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The Queen Has a New Interpreter for Visitors to the Park

BY MELANIE BUCK –

Meet Melissa Vickers Phillips, the Interpreter of Queen Wilhelmina State Park. Phillips is the newest member of the team that spends their days ensuring visitors to the Queen have the opportunity to see and learn all that the park has to offer.

As Park Interpreter, it’s Phillips’ job to plan activities that highlight the area’s sights and resources. Hikes, natural arts and crafts, and history lessons are all a part of her everyday work and she couldn’t be happier filling the role of her dream position.

Phillips comes from Lewisville, Arkansas. She graduated from Lafayette High School and attended college at Henderson State University where she gained a Bachelors of Science in Recreation Natural Resource Management.

The four year degree allowed her to begin interning at DeGray Lake State Park where she would spend four years, “doing the grunt work,” she laughed. Her next job would take her to Bull Shoals/White River State Park as a Seasonal Ranger. “I helped insure the safety of the park, helped the campers, and made sure people were doing what they are suppose to do.”

The chief ranger decided to move the seasonal rangers to learn more about the different parks around the state so she spent the next four months at Petit Jean State Park before getting her first job as a seasonal interpreter at Lake Ouachita. “As the interpreter, I tell the history of the park and teach about its natural resources.”

Following Lake Ouachita, she was sent to the state’s largest state park, Hobbs State Park Conservation Area. She spent five months there and finally made her way to the Queen.

“I came to Queen Wilhelmina in August 2015. What I love the most about the Queen is being on Arkansas’ second highest peak. The sunrises and sunsets will stop you in your tracks… it’s like wow, this is my view every morning,” she grinned.

At Queen Wilhelmina State Park, she would receive a full time Park Interpreter position, something she really didn’t expect. “Some people are seasonal rangers or interpreters for two or three years and for me to be able to jump on board this quick is phenomenal,” Phillips explained.

She told a funny story of when she first began at QWSP. “When I started, they wanted me to observe one week and jump into programs the next week so I worked up a programs list up. Just before a hike one day, the assistant superintendent pulled me into her office and told me I had misspelled Wilhelmina. I was frustrated with myself and my bottom lip was dragging but I went on out to the hike meeting place, which was the Lover’s Leap hike and no one showed up. While waiting, I was looking at the Lover’s Leap sign and I noticed that Wilhelmina was misspelled on the trail sign. So I took a picture of it with my handy-dandy smart phone and went back inside and told Sara that it was misspelled. Through my travels up and down the mountain, I have noticed that the big signs on the road, also have it misspelled. It made me feel a little better that I’m not the only one,” she laughed.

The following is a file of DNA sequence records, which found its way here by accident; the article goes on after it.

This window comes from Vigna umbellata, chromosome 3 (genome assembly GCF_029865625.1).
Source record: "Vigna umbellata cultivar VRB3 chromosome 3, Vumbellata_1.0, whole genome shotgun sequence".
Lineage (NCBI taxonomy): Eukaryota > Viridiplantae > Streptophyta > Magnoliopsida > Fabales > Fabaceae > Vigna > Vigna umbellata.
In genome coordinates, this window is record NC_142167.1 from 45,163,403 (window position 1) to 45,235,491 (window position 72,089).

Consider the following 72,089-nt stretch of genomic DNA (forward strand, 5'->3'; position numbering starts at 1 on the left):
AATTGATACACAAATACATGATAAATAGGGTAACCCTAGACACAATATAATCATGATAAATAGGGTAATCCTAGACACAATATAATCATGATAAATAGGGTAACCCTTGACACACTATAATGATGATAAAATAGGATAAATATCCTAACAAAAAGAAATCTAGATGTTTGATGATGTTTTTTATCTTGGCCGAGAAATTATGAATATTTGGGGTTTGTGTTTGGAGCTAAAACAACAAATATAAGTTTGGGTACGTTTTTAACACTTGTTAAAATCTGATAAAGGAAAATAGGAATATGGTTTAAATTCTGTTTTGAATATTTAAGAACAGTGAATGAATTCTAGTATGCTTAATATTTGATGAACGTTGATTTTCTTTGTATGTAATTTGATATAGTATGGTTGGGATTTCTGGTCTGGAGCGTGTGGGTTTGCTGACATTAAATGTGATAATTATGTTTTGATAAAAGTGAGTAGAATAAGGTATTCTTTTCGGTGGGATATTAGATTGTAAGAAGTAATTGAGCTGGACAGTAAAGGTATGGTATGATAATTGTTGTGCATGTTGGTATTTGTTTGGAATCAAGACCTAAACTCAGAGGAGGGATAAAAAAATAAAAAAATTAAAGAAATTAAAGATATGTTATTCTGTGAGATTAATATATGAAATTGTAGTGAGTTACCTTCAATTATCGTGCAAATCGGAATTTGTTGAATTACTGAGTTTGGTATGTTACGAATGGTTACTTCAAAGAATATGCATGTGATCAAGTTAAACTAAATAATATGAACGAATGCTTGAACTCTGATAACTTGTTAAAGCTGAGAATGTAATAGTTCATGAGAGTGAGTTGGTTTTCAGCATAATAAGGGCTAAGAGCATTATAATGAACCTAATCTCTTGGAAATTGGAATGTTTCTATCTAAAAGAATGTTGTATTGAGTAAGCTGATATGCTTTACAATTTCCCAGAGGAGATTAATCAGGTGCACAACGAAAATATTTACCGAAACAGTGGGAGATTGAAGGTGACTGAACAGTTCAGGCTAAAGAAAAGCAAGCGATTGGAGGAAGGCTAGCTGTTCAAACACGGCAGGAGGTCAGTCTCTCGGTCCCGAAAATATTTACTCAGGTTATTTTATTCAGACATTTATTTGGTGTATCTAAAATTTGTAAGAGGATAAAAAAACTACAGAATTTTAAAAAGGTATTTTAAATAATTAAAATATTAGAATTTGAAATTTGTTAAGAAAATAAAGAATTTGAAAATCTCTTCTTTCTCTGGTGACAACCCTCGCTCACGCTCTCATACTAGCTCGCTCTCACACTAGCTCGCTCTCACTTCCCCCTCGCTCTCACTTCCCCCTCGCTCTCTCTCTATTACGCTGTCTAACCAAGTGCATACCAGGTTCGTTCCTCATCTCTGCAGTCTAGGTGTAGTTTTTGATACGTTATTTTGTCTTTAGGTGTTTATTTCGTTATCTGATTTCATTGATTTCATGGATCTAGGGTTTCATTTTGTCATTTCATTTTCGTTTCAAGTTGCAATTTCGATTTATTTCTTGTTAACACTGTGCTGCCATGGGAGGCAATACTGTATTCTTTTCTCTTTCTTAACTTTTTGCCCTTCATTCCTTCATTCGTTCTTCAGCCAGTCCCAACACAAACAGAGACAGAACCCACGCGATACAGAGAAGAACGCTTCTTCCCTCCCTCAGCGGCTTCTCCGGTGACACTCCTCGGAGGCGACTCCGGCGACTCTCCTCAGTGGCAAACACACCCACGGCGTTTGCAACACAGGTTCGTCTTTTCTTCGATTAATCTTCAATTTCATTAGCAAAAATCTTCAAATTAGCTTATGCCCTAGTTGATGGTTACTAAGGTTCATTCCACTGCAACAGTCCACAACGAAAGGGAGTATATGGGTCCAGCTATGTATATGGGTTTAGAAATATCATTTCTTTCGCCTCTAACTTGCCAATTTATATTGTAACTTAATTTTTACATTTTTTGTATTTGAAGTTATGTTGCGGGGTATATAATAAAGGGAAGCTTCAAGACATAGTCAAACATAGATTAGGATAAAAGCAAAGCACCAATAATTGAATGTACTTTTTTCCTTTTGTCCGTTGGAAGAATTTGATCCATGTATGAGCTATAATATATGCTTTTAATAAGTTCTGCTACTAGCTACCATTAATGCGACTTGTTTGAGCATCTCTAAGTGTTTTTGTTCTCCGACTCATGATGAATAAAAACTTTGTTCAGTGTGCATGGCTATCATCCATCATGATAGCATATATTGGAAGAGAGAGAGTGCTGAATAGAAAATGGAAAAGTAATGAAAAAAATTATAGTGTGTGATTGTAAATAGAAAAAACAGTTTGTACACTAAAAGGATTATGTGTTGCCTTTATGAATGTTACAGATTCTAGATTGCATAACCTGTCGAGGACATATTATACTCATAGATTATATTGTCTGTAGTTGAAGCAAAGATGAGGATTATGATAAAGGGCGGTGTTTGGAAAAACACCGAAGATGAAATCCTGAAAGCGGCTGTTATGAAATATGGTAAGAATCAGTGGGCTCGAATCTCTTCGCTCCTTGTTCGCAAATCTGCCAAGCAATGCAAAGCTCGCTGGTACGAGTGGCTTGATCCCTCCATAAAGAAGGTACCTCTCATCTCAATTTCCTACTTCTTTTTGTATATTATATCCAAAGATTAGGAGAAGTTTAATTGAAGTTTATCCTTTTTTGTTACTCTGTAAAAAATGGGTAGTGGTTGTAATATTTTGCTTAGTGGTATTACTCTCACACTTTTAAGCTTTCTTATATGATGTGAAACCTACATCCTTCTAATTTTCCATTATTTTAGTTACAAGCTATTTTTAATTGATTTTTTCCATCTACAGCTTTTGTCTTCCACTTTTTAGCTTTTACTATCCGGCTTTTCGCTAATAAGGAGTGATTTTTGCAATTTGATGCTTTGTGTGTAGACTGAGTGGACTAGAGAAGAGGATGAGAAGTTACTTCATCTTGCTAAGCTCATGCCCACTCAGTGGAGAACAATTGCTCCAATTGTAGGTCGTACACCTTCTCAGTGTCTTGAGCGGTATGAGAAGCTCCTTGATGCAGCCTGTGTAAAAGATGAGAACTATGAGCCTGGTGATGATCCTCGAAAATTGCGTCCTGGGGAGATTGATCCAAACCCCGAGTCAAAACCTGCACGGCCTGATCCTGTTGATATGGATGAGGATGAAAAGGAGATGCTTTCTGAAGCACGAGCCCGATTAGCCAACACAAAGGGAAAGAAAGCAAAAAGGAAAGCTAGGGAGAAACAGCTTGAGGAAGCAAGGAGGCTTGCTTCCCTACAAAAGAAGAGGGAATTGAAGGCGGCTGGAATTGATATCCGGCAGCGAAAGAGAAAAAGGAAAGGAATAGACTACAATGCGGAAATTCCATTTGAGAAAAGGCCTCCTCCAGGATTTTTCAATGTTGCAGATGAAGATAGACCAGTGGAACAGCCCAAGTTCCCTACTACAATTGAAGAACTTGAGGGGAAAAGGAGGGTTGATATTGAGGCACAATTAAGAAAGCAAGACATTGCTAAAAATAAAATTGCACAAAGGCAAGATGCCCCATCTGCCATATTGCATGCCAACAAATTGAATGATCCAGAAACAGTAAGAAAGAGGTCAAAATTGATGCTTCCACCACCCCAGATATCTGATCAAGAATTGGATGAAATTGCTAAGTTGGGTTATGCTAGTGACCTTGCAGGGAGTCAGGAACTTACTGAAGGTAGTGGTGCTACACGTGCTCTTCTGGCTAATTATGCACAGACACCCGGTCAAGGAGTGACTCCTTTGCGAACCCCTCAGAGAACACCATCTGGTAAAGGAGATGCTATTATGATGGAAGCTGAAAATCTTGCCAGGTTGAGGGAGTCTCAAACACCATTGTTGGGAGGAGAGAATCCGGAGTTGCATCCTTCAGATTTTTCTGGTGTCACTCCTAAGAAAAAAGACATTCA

She now spends her days waking up to the view and spreading knowledge about Polk County’s crown jewel. “At the Queen, we offer hikes, crafts, Wonder House tours, viewing the wild life, and more. It’s a great place to be.”

Rich Mountain has a long and unique history and Phillips encourages people to learn more. “I want people to come and learn the things in nature as far as the trees and the wildlife. I interpret why we’re called Rich Mountain. It’s very unique in itself with its rich fertile soil and it has the second largest earthworm on earth called the Diplocardia Meansi, which is about two feet long. The trees are unique with a lot of oak and hickory whose limbs are odd shaped because of snow and ice over the years. The dwarf oak trees are unique because they are only 4-5 inches in diameter but may be 100 years old,” she explained.

And, as she says, there is nothing like living on the Queen. “The mountain has its own weather up there. You never know what you’re going to get. I’ve always wanted to be outside in nature and around animals and now I get to do that full time.”

Living on the Queen’s crown is certainly a perk of the job she enjoys. “I like to be able to say that I’m one of three people that live on the mountain. It’s nice living in the park. I love it and the views are always awesome.”

To discover more about Rich Mountain and Queen Wilhelmina State Park, visit Ranger Phillips at the park, or check out their website for upcoming programs at: www.queenwilhelmina.com.

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